We'll consider four lines of reasoning:
1. Yachid, which always means an absolute one, was not used in the Sh'ma.
Dr. Fruchtenbaum writes,
There is another Hebrew word that does mean an absolute one, yachid. It is used in Genesis 22:2 where it emphasizes Isaac as Abraham's only unique son. If Moses wanted to emphasize the absolute oneness of God [in the Sh'ma] he would have used the term yachid. But he did not use that term for God's oneness. So Deuteronomy 6:4 is an argument in favor of the plurality of the Godhead and also teaches the unity of this plurality of one God. (Fruchtenbaum, Dr. Arnold G. Radio Manuscript #50: The Trinity. San Antonio: Ariel Ministries Press. Pp. 10-11)
2. There are two examples in the Tanach in which YHVH refers to not just one person, but two.
They are Genesis 19:24 and Zechariah 2:8-9. The clearest of the two is the latter:
8. For so says Yahveh of Hosts: He has sent me after glory, to the nations who stripped you; for he who touches you touches the pupil of His eye. 9. For behold, I will shake My hand over them, and they shall be a prize for their servants. And you shall know that Yahveh of Hosts has sent me.
~ Zechariah 2:8-9 ~
Both the sender and the one sent are called Jehovah - two in number, not one. Yachid could not be used to describe the compound oneness of the two Persons named Jehovah, but echad could.
3. There are three divine Persons in the Triunity. Our previous studies have demonstrated this beyond the threshold of proof.
4. Matthew 28:19: Therefore go and teach all nations, baptizing them in the name of the Father and of the Son and of the Holy Spirit.
Three Persons, one name. Jesus commissioned His disciples to baptize with a view to the unity of the three divine Persons.
5. SUMMING UP
1. Yachid, not echad, was the word used in Genesis 22:2 to emphasize the absolute oneness of Abraham's only unique son, Isaac.
2. A plurality of Persons is referred to in the Tanach as YHVH.
3. The Scriptures identify three Persons as divine.
4. Moses could have used yachid in the Sh'ma to indicate absolute oneness unequivocally, but he did not. He used echad.
5. Father, Son and Holy Spirit have one Name.
In view of these things, it would have been misleading to describe YHVH in the Sh'ma as yachid as it is clear, even in the Tanach, that there are a plurality of Persons in the Godhead. There remains only one reasonable conclusion: Echad in the Sh'ma ascribes compound unity to YHVH; and since there are three divine Persons who constitute that compound unit, we call them a Triunity.
Trinity is the most commonly accepted English term for conveying the unity of the three Persons of the Godhead. However, some have observed that the sound of the word openly conveys threeness in the prefix Tri, but does not openly convey oneness. The fact is, the etymology of the word reveals a total absence of the concept of unity! Webster presents the etymology of Trinity thusly: "from Late Latin trinitat-, trinitas state of being threefold, from Latin trinus threefold."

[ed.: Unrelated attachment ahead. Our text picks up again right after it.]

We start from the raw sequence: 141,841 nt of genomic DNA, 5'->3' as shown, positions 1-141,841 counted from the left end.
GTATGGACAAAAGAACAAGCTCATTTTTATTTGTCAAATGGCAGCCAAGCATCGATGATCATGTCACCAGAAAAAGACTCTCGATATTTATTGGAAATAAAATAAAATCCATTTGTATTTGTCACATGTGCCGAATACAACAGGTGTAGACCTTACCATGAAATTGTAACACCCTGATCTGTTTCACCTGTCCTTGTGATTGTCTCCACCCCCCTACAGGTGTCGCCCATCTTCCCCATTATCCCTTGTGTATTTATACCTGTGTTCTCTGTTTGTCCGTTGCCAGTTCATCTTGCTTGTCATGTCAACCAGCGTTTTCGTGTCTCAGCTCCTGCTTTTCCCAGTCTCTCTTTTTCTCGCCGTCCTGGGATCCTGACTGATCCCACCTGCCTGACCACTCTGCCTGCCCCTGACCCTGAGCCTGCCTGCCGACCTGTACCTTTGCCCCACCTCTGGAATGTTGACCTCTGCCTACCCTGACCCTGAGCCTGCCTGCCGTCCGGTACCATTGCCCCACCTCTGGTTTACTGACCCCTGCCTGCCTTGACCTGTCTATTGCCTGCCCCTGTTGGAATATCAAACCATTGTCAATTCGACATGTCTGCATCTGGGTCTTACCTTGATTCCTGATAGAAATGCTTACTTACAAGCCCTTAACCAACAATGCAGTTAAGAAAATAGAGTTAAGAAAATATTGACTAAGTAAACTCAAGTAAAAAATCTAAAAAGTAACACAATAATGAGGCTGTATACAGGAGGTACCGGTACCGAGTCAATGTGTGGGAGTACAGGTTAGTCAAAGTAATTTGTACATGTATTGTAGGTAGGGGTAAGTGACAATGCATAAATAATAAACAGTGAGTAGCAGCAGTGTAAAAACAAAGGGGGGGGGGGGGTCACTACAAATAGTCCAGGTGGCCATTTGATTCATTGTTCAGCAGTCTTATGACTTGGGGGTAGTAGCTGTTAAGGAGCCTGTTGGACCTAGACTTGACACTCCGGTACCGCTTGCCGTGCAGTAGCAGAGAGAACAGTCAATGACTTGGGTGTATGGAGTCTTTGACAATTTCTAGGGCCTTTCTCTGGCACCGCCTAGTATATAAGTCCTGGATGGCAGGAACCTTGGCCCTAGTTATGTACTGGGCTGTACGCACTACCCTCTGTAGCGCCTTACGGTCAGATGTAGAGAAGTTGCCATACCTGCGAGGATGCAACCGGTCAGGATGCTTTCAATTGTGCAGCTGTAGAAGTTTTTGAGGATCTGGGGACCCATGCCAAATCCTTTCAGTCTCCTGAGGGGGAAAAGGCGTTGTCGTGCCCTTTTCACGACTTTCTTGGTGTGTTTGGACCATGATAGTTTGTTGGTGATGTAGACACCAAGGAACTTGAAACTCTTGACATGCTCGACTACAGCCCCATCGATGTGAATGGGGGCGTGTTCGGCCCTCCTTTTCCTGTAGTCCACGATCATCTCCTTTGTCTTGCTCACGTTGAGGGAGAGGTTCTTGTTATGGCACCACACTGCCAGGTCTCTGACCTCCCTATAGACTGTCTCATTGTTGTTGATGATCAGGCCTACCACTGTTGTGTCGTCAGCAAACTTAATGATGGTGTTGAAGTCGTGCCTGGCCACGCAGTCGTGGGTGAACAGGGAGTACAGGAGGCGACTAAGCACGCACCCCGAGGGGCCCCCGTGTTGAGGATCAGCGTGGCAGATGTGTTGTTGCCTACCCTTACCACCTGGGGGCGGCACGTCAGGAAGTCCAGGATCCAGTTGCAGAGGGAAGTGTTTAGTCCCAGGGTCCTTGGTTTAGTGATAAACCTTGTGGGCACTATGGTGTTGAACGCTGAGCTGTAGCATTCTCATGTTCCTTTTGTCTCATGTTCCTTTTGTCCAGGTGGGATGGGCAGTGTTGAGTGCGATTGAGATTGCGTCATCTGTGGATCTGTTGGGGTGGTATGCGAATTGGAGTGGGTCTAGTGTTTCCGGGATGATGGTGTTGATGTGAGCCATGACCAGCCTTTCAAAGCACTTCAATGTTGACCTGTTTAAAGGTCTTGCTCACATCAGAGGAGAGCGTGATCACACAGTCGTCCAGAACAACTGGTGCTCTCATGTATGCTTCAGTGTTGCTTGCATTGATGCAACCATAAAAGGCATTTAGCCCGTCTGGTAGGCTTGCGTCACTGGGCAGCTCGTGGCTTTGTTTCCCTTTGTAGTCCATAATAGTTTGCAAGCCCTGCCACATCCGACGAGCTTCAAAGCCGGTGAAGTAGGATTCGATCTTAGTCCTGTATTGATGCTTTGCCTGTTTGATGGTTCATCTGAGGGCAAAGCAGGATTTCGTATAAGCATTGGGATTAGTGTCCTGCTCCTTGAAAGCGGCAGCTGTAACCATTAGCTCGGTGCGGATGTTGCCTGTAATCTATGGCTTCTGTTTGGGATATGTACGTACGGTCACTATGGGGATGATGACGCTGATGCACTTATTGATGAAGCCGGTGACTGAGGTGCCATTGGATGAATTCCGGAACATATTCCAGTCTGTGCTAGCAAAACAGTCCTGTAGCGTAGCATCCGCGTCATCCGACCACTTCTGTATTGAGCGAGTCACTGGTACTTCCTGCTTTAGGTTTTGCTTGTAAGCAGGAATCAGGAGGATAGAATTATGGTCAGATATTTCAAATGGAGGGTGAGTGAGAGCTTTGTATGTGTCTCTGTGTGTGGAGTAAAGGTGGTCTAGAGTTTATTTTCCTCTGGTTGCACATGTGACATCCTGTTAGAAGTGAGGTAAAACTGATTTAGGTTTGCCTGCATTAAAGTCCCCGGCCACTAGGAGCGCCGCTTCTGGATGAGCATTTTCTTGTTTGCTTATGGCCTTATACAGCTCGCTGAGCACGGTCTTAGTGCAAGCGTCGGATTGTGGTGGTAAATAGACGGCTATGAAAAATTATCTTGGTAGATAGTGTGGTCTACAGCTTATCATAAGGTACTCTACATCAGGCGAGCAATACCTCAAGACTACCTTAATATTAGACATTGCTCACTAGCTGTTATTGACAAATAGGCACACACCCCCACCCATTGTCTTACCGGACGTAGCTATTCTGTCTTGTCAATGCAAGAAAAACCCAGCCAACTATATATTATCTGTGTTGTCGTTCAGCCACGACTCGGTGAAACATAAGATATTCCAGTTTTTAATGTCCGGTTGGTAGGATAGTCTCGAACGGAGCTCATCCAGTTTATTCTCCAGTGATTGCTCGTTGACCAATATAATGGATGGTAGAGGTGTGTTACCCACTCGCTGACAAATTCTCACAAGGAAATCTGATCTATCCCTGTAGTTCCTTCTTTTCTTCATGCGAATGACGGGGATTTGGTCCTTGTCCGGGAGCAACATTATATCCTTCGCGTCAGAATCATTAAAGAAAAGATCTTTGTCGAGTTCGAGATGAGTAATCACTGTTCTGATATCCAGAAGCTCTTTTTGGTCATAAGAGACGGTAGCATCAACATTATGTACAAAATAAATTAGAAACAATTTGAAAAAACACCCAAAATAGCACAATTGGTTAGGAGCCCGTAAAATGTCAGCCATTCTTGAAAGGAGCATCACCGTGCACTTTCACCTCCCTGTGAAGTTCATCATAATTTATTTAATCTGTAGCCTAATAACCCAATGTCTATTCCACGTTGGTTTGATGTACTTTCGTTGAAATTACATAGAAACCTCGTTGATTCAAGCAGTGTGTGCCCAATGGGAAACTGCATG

On the other hand, both the sound and the etymology of Triunity plainly convey the threeness and the oneness of the Godhead, and in perfect balance. Hence, the AMC uses the term Triunity.
The compound unity of the three divine Persons consists in their being of one essence. As to the meaning of essence, Dr. Ryrie says, "The word substance might be too materialistic; some would prefer to use the word essence." (Ryrie, Dr. Charles Caldwell. Basic Theology. Wheaton: Victor books, 1986. P. 53) To further clarify, I offer a statement by Dr. Chafer: No doubt, there is a distinct consciousness which identifies each Person, yet there is a united possession of attributes and of nature. [Emphasis mine.] (Chafer, Dr. Louis Sperry. Systematic Theology, Volume 1. P. 273.)
In John 10:30, Jesus said, I and the Father are one.
In reference to this, Dr. Fruchtenbaum says, "This verse teaches that the Father and the Son are one in essence, the essence of divinity itself." (Fruchtenbaum, Dr. Arnold G. Radio Manuscript #63: The Deity of the Messiah. San Antonio: Ariel Ministries Press. P. 12).
9. Jesus said to him, Have I been with you such a long time and yet you have not known Me, Philip? He who has seen Me has seen the Father. And
how do you say, Show us the Father? 10. Do you not believe that I am in the Father and the Father in Me? The Words that I speak to you I do not speak of Myself, but the Father who dwells in Me,
He does the works.
~ John 14:9-10 ~
Some commentaries on I am in the Father and the Father in Me:
· "... expressive of the sameness of nature" (John Gill's Exposition of the Bible).
· "... denotes most intimate union" (Albert Barnes' Notes on the Bible).
· "We are essentially one;...." (Adam Clarke's Commentary on the Bible).
Father and Son are of one essence. That is why Jesus was so reflective of the Father and was able to say, He who has seen Me has seen the Father (John 14:9).
14. (But their thoughts were blinded; for until the present the same veil remains on the reading of the old covenant, not taken away.) But this
veil has been done away in Christ. 15. But until this day, when Moses is read, the veil is on their heart. 16. But whenever it turns to the Lord, the veil shall be taken away. 17. And the Lord is
that Spirit; and where the Spirit of the Lord is, there is liberty.
~ 2 Corinthians 3:14-17 ~